Isaac Hawkins Browne (poet)
|Isaac Hawkins Browne|
|Born||21 January 1705
|Died||14 February 1760 (aged 55)|
|Notable work(s)||A Pipe of Tobacco|
Isaac Hawkins Browne FRS (21 January 1705 – 14 February 1760) was an English politician and poet. His remembered as the author of some clever imitations of contemporary poets Jonathan Swift and Alexander Pope on the theme of A Pipe of Tobacco (1736), somewhat analogous to the Rejected Addresses of a later day. He also wrote a Latin poem on the immortality of the soul, De Animi Immortalitate (1754).
He was born in Burton-upon-Trent, Staffordshire, the son of William Browne, Vicar of the parish, and Ann (née Hawkins) Browne. He was educated in Lichfield and at Westminster School. He entered Trinity College, Cambridge, in 1721 and was said to have graduated as MA, although no record of the award has been found. A country gentleman and barrister, who had been called to the bar in 1728 from Lincoln's Inn, he had great conversational powers. He was a friend of Samuel Johnson.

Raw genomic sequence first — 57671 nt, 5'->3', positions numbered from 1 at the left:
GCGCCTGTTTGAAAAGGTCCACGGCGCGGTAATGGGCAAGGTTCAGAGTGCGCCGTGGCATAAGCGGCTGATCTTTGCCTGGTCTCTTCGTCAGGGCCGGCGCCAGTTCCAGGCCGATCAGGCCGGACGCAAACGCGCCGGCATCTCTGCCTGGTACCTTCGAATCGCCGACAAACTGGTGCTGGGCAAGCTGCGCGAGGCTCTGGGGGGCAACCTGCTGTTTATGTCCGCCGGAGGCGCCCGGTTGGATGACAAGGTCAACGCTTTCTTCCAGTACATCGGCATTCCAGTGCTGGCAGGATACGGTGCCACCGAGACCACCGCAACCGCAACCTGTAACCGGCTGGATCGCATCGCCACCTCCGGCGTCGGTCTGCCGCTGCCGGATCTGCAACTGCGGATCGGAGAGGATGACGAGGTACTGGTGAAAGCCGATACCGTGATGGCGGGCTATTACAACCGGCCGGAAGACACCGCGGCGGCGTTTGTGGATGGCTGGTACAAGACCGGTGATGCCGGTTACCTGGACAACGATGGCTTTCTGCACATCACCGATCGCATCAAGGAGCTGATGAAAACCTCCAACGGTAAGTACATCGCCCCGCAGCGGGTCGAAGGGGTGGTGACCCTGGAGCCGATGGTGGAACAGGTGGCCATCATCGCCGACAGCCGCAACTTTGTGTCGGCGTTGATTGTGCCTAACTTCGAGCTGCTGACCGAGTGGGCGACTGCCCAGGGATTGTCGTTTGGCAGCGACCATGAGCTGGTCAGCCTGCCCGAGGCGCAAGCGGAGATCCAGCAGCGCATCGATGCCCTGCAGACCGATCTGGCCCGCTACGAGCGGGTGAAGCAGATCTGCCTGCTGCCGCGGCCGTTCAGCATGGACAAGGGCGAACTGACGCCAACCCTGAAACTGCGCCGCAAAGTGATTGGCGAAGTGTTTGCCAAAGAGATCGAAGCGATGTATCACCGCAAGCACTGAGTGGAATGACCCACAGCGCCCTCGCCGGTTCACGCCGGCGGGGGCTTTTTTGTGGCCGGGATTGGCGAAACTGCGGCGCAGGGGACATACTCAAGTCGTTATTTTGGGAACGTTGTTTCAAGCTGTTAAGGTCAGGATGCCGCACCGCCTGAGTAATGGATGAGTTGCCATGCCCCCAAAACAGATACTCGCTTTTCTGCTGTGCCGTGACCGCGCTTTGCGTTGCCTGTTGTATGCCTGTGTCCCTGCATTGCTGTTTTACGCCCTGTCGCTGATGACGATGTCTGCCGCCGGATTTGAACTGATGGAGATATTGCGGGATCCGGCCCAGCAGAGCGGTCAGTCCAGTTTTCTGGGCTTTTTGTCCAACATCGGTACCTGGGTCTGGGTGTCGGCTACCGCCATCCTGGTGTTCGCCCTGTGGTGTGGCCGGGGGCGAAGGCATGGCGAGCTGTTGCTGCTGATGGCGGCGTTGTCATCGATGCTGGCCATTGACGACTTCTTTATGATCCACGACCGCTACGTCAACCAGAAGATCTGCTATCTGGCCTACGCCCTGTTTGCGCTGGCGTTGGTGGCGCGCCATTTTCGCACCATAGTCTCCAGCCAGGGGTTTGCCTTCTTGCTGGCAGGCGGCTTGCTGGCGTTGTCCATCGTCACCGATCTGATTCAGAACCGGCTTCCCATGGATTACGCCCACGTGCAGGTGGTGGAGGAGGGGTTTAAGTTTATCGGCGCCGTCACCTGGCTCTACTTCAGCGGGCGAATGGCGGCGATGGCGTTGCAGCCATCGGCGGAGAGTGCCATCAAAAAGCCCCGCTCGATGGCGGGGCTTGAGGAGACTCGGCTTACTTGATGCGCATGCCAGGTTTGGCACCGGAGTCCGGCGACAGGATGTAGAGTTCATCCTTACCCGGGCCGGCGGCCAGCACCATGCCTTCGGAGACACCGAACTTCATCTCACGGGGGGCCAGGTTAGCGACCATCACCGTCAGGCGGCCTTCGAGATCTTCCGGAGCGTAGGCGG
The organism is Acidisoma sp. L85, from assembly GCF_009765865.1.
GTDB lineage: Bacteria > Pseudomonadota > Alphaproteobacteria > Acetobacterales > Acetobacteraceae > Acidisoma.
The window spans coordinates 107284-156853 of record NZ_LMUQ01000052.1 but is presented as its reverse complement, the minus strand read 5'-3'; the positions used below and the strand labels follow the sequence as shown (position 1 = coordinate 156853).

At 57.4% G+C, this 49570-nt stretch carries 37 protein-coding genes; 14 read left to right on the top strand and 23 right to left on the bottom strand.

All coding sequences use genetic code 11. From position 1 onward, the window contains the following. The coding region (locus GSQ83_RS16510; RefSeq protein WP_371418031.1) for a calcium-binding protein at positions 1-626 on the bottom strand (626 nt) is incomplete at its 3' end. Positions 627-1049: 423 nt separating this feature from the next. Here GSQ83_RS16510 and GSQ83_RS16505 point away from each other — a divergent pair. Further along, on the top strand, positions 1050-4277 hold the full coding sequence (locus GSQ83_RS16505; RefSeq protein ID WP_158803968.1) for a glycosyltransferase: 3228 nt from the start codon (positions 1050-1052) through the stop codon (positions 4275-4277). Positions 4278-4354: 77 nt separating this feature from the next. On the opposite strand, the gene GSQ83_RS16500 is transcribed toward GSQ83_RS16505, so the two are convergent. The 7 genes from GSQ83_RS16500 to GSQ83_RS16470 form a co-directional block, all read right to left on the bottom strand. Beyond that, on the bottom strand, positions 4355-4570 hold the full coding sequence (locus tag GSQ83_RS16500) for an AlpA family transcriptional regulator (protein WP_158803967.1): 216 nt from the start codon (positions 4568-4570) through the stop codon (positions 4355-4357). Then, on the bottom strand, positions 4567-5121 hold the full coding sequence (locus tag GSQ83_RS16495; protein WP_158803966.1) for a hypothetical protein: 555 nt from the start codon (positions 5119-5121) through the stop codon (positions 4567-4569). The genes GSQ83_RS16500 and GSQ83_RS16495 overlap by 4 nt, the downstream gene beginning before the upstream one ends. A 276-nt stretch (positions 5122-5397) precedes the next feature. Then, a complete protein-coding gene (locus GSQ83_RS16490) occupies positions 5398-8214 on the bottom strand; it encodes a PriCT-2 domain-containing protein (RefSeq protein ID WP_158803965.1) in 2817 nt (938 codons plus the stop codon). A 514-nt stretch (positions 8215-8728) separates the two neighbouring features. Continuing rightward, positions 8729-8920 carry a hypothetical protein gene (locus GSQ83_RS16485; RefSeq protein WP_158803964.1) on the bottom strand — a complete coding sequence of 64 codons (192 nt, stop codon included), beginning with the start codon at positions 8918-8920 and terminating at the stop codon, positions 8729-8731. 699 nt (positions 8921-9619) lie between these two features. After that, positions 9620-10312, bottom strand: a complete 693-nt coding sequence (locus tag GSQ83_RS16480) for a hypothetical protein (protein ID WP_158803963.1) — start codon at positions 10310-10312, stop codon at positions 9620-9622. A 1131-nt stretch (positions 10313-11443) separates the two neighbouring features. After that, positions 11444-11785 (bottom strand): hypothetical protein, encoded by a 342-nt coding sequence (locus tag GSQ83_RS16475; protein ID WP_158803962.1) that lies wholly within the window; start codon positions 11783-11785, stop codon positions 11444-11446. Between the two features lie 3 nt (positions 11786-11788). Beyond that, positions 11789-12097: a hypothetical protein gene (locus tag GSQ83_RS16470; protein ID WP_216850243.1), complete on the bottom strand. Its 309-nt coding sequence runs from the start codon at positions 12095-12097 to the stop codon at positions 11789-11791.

He was MP for Much Wenlock, Shropshire from 1744 to 1754, although he did not apparently contribute much in debates, Dr Johnson commenting that, ironically: Browne, one of the first great wits of this country, got into Parliament and never opened his mouth.
He married Jane Trimnell, daughter of David Trimnell, in 1744. They had one child, Isaac Hawkins Browne
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- This article incorporates text from a publication now in the public domain: Scott, James Moffat (1886). "Browne, Isaac Hawkins (1705-1760)". In Stephen, Leslie. Dictionary of National Biography 7. London: Smith, Elder & Co.
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- J.M. Scott; revised W.B. Hutchings (2004). "Browne, Isaac Hawkins". Oxford Dictionary of National Biography VIII. Oxford University Press. pp. 170–1. ISBN 0-19-861358-X.